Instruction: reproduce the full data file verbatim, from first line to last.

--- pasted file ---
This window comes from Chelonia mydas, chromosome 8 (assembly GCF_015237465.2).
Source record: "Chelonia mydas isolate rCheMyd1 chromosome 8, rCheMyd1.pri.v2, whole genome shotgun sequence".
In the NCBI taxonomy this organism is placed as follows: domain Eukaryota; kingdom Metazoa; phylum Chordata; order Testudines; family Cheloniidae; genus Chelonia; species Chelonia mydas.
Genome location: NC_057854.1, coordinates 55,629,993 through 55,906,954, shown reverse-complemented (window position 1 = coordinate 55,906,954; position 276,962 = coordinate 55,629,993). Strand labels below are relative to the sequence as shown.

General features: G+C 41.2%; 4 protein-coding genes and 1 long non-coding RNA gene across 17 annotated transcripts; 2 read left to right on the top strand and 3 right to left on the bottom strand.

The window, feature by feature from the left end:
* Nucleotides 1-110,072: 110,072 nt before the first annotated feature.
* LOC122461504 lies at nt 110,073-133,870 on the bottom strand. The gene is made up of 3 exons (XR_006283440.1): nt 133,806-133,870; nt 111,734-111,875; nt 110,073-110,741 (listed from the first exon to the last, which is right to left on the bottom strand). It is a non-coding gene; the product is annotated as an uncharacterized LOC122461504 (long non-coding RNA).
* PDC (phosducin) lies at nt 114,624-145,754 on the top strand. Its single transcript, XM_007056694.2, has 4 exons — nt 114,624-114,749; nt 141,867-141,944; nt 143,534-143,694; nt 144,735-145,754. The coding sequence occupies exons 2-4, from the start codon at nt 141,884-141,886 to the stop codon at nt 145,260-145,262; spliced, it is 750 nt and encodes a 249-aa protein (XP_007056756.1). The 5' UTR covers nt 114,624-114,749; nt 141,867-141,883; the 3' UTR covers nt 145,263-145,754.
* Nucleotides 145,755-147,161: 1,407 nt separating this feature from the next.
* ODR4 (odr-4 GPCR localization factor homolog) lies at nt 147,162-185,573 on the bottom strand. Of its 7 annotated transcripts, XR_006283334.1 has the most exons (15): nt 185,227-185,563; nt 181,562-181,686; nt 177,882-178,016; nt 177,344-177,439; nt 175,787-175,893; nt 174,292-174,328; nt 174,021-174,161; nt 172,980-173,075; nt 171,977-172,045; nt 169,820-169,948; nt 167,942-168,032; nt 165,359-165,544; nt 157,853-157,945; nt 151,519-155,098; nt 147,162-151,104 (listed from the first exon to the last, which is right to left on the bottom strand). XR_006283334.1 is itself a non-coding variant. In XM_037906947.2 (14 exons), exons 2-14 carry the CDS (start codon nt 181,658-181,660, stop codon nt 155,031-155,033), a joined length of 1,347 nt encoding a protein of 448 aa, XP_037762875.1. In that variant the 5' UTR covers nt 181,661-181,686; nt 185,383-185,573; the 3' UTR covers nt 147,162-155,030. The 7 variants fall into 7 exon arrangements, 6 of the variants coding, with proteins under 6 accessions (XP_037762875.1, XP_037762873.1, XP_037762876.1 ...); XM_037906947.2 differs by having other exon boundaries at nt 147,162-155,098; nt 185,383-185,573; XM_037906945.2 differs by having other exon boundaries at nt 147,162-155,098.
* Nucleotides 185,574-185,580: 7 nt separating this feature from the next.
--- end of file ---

This window comes from Chelonia mydas, chromosome 8 (assembly GCF_015237465.2).
Source record: "Chelonia mydas isolate rCheMyd1 chromosome 8, rCheMyd1.pri.v2, whole genome shotgun sequence".
In the NCBI taxonomy this organism is placed as follows: domain Eukaryota; kingdom Metazoa; phylum Chordata; order Testudines; family Cheloniidae; genus Chelonia; species Chelonia mydas.
Genome location: NC_057854.1, coordinates 55,629,993 through 55,906,954, shown reverse-complemented (window position 1 = coordinate 55,906,954; position 276,962 = coordinate 55,629,993). Strand labels below are relative to the sequence as shown.

General features: G+C 41.2%; 4 protein-coding genes and 1 long non-coding RNA gene across 17 annotated transcripts; 2 read left to right on the top strand and 3 right to left on the bottom strand.

The window, feature by feature from the left end:
* Nucleotides 1-110,072: 110,072 nt before the first annotated feature.
* LOC122461504 lies at nt 110,073-133,870 on the bottom strand. The gene is made up of 3 exons (XR_006283440.1): nt 133,806-133,870; nt 111,734-111,875; nt 110,073-110,741 (listed from the first exon to the last, which is right to left on the bottom strand). It is a non-coding gene; the product is annotated as an uncharacterized LOC122461504 (long non-coding RNA).
* PDC (phosducin) lies at nt 114,624-145,754 on the top strand. Its single transcript, XM_007056694.2, has 4 exons — nt 114,624-114,749; nt 141,867-141,944; nt 143,534-143,694; nt 144,735-145,754. The coding sequence occupies exons 2-4, from the start codon at nt 141,884-141,886 to the stop codon at nt 145,260-145,262; spliced, it is 750 nt and encodes a 249-aa protein (XP_007056756.1). The 5' UTR covers nt 114,624-114,749; nt 141,867-141,883; the 3' UTR covers nt 145,263-145,754.
* Nucleotides 145,755-147,161: 1,407 nt separating this feature from the next.
* ODR4 (odr-4 GPCR localization factor homolog) lies at nt 147,162-185,573 on the bottom strand. Of its 7 annotated transcripts, XR_006283334.1 has the most exons (15): nt 185,227-185,563; nt 181,562-181,686; nt 177,882-178,016; nt 177,344-177,439; nt 175,787-175,893; nt 174,292-174,328; nt 174,021-174,161; nt 172,980-173,075; nt 171,977-172,045; nt 169,820-169,948; nt 167,942-168,032; nt 165,359-165,544; nt 157,853-157,945; nt 151,519-155,098; nt 147,162-151,104 (listed from the first exon to the last, which is right to left on the bottom strand). XR_006283334.1 is itself a non-coding variant. In XM_037906947.2 (14 exons), exons 2-14 carry the CDS (start codon nt 181,658-181,660, stop codon nt 155,031-155,033), a joined length of 1,347 nt encoding a protein of 448 aa, XP_037762875.1. In that variant the 5' UTR covers nt 181,661-181,686; nt 185,383-185,573; the 3' UTR covers nt 147,162-155,030. The 7 variants fall into 7 exon arrangements, 6 of the variants coding, with proteins under 6 accessions (XP_037762875.1, XP_037762873.1, XP_037762876.1 ...); XM_037906947.2 differs by having other exon boundaries at nt 147,162-155,098; nt 185,383-185,573; XM_037906945.2 differs by having other exon boundaries at nt 147,162-155,098.
* Nucleotides 185,574-185,580: 7 nt separating this feature from the next.